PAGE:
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Title fraud investigation ends in arrest

A little more than a three-hour drive south of Orlando is the Gulf Coast village of Estero, Florida, known for its calm beaches, spectacular sunsets and shell mounds. The quiet of that pastoral setting was recently broken by the arrest of a local title agent.

The 56-year-old is accused by the Florida Department of Financial Services and State Attorney of embezzling more than $705,000 in escrow funds. She has been charged with first-degree grand theft and fraud.

In addition to misappropriation of escrow funds, she is accused of funneling money to a bank account controlled by her father, according to a report from Inman, a real estate news publication. Investigators claim that on eight separate occasions in 2010, the title agent diverted escrow funds into non-escrow accounts.

Her title agent's license has been revoked, according to Inman.

What can a 56-year-old do when charged with a crime punishable by up to 15 years in state prison? The first thing to do is to tell her story. She should sit down with an experienced criminal defense attorney and go through the events in question and tell the lawyer what happened.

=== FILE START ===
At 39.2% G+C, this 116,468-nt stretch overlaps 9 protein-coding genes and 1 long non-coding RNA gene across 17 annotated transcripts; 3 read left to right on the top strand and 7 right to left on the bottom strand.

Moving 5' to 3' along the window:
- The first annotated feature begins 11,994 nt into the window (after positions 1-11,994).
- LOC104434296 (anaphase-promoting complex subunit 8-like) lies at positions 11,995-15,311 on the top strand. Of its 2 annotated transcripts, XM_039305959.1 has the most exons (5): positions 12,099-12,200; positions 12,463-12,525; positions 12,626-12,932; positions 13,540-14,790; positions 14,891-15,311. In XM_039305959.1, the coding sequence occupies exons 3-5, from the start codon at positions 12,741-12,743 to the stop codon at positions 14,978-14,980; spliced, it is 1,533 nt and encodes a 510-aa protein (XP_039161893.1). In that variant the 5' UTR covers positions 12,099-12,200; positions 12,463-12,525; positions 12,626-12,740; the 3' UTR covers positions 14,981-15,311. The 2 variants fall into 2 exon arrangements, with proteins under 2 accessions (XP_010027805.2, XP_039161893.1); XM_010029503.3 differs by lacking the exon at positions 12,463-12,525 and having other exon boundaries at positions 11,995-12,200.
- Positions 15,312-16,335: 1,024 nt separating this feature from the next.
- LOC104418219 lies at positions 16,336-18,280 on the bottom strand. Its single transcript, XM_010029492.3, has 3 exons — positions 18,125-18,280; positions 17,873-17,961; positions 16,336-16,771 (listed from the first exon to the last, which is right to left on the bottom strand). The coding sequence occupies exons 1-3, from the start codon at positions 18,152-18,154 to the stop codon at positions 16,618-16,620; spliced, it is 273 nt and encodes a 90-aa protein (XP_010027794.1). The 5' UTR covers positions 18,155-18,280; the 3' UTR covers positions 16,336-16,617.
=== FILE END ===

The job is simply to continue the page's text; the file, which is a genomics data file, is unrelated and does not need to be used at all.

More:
In some similar situations, a defendant might admit to a degree of complicity in the matter, but mitigating circumstances could result in reduced charges or a reduced sentence. In those cases, an attorney would negotiate with prosecutors for a favorable plea bargain. In other situations, there might be no violation of the law and the defendant would best be served by a vigorous defense at trial.

An attorney with knowledge of the complexities of the mortgage industry, banking and the law can help a defendant sort through legal options and pursue the best one.Please see our mortgage fraud page for more information about how the attorneys at The Law Offices of Mark L. Horwitz can help you.

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